North Fork Weddings: Couples want smaller cakes and more variety

10/26/2011 12:00 PM |

SAMANTHA BRIX PHOTO | Christopher Junda, owner of Junda's Pastry Crust and Crumbs in Jamesport, with assorted pies and cakes he uses in dessert buffets.

Foodies addicted to television shows about baking may assume the current wedding cake trend calls for an extravagant, over-the-top creation.

But “that’s just television,” says Keith Kouris, baker and owner of the Blue Duck Bakery Café in Southold.

Mr. Kouris and other local bakers say North Fork weddings often feature smaller cakes than in years past — but couples now want more than just cake.

Enter the dessert buffet.

Couples are increasingly choosing cakes with curbed eye-popping appeal and instead requesting long tables of desserts filled with cupcakes, cake pops, tiny cheesecakes and miniature pies.

Miche Bacher of Sacred Sweets in Greenport said the dessert buffet, which can also be made mobile on server trays, is a growing trend that allows guests to taste many different sweets at one wedding. Miniature truffles, bite-size cannoli cookies and small ice cream cones are some treats she’s seen debut in the dessert buffet.

The make-my-cake-smaller trend may be partly attributed to the weakened economy, local bakers say; cakes ordered from North Fork bakeries and pastry studios can cost from $2 to $60 a slice, and smaller cakes mean smaller bills.

Mr. Kouris said people tying the knot on the North Fork are “drastically cutting down on the size of the cake.”

He said couples with 200 guests have ordered cakes that feed only 50 guests and a sheet cake kept in the kitchen feeds the rest.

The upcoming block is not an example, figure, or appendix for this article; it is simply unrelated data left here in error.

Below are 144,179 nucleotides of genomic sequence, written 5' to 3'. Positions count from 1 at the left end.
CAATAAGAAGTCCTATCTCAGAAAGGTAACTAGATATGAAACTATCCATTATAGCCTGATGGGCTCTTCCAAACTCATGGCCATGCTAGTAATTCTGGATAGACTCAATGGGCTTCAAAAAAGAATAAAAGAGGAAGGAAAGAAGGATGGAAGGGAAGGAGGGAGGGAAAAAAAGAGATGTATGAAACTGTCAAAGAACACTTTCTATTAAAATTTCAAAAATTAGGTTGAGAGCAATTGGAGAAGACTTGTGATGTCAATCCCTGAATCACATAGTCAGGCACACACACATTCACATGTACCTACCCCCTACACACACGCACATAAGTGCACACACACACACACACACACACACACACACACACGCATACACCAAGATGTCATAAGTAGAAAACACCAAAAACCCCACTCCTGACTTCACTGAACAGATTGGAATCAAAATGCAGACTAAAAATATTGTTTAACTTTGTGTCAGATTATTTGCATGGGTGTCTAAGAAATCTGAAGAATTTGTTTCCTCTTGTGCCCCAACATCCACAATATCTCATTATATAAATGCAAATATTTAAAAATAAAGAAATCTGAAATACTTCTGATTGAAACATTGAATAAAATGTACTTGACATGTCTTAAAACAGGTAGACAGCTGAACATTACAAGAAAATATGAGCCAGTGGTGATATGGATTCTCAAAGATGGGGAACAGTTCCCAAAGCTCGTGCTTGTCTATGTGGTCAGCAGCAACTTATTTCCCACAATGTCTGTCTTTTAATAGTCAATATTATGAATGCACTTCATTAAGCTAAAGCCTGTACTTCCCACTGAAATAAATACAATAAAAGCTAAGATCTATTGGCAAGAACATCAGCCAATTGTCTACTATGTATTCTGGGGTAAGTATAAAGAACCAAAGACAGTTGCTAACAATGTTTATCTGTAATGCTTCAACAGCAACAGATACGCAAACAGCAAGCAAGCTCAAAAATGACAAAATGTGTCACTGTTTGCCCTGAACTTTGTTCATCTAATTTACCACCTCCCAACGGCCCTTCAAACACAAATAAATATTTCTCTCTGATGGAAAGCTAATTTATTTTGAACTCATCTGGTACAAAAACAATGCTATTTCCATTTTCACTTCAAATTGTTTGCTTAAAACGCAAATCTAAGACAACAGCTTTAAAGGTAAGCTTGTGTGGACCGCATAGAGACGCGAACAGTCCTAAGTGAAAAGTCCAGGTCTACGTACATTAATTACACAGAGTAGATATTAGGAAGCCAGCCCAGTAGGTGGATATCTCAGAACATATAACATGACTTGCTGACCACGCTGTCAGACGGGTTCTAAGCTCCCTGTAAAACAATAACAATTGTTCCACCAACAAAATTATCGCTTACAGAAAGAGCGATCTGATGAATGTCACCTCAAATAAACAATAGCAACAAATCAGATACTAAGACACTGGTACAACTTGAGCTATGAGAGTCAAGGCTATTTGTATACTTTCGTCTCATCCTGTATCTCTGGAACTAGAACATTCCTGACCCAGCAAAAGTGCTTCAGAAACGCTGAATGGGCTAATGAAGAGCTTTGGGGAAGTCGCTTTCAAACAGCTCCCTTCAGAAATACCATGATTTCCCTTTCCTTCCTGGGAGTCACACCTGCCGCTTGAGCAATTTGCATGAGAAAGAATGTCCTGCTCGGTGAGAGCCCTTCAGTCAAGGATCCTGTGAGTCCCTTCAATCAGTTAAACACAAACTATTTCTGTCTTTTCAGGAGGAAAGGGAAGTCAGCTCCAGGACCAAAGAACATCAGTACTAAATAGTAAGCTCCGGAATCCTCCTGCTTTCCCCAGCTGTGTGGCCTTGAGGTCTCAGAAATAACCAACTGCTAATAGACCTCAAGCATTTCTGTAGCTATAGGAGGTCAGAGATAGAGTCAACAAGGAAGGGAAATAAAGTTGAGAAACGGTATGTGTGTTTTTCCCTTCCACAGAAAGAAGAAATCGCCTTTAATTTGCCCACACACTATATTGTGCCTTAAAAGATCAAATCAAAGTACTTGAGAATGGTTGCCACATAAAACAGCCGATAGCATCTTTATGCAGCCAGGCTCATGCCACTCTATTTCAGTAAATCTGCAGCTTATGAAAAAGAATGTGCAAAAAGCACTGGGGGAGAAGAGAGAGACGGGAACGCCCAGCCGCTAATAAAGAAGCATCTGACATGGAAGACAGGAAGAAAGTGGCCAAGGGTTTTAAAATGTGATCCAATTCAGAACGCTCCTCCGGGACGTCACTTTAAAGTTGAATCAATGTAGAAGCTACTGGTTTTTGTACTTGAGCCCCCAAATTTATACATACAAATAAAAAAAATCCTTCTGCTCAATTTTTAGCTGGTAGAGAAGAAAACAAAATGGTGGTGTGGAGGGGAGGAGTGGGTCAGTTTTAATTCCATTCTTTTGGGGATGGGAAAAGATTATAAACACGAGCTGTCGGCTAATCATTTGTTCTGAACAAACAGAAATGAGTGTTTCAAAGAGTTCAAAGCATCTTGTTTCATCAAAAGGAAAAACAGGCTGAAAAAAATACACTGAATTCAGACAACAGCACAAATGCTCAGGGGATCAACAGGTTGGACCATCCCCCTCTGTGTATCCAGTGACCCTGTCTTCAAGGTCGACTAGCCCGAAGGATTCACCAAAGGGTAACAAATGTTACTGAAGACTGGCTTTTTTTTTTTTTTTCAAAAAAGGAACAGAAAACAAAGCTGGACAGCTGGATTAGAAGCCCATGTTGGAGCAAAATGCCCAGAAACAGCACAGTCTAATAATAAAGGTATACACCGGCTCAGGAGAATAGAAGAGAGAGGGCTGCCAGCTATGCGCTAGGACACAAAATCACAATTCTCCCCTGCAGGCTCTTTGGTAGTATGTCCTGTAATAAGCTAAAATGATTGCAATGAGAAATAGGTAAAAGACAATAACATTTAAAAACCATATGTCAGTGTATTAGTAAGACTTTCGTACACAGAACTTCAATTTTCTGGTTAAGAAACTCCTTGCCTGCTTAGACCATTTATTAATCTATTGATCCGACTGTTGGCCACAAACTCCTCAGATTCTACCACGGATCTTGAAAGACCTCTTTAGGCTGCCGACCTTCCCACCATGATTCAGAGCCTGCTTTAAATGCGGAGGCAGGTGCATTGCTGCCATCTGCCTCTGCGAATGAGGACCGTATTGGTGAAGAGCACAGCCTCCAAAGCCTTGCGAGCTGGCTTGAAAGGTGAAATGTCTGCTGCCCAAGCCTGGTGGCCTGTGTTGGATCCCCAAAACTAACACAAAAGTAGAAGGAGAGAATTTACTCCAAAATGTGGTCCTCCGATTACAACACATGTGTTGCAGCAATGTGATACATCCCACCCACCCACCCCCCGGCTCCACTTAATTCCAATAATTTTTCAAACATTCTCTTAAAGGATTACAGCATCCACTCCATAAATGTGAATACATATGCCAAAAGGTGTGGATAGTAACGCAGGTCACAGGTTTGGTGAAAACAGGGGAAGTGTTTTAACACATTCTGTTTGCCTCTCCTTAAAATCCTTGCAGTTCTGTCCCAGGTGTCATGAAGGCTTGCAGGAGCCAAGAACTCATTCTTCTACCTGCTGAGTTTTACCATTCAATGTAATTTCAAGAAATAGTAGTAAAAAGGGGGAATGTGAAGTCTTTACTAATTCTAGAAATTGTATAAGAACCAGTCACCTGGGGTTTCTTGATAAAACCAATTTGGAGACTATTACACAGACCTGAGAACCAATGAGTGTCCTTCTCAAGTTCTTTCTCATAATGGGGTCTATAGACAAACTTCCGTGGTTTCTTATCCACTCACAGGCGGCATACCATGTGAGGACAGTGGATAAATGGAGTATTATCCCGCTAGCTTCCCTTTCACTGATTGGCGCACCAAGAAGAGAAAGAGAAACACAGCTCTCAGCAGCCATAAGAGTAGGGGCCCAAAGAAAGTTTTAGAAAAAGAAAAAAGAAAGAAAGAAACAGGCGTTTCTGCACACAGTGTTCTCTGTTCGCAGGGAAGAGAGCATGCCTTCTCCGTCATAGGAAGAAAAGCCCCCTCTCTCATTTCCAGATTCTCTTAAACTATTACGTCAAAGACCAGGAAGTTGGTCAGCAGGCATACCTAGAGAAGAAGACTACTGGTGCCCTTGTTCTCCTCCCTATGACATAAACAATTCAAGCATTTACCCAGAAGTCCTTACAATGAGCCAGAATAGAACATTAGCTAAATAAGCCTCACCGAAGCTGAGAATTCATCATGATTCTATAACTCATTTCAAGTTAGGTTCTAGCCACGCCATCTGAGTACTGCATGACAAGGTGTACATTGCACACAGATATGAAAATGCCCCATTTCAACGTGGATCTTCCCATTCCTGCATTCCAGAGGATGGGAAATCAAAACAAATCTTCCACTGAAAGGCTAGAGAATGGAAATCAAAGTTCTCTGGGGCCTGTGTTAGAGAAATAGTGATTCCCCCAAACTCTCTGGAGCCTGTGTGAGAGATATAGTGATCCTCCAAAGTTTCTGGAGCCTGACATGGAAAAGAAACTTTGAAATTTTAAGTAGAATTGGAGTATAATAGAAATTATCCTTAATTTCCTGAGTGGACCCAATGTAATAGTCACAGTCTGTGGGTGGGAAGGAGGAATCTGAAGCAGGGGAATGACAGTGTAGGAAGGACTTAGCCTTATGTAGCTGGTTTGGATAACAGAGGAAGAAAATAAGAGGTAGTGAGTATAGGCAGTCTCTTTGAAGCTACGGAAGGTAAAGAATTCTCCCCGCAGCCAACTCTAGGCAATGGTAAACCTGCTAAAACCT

Still, bakers say there are plenty of couples in the market for high-end wedding cakes involving intricate sugar patterns and extensive techniques.

Regardless of how expensive a cake is, bakery owners say autumn weddings tend to call for heavier cakes with rich frostings like chocolate merlot cake with blackberry buttercream frosting, carrot cake with cream cheese filling and red velvet cake with buttercream icing.

Some brides and grooms are ordering towers of cupcakes in the same flavors, but the popularity of the handheld dessert has lost a bit of steam.

“Last year was the year of the cupcake,” Ms. Bacher said. “This year is the year of the red velvet cake.”

Other fall favorites include apple cake with caramel butter icing and pumpkin cake with cream cheese filling, orders that can be filled at Butta Cakes Greenport Cupcake Factory, which also makes traditional wedding cakes.

Ms. Bacher said some couples are asking for more unique cakes like cardamom cake with pear-ginger filling or wine-flavored cakes like merlot, chardonnay and sparkling wine.

“We’re pretty adventurous with our palates and we encourage our brides to be adventurous as well,” Ms. Bacher said.

Another growing trend is serving pies in addition to — or instead of — a wedding cake.

Christopher Junda of Junda’s Pastry Crust and Crumbs in Jamesport said more people are opting for pies at their fall weddings this year. One couple recently requested he bake a table full of pies instead of a wedding cake, and several couples have ordered extra miniature pies to send home with their guests.

Bride-and-groom duos are increasingly giving sugary sweets to their guests when the reception is over, bakers say, and the dessert buffet can even double as a parting gift.

“Brides might have little to-go bakery boxes be the party favors,” Ms. Bacher said.

sbrix@timesreview.com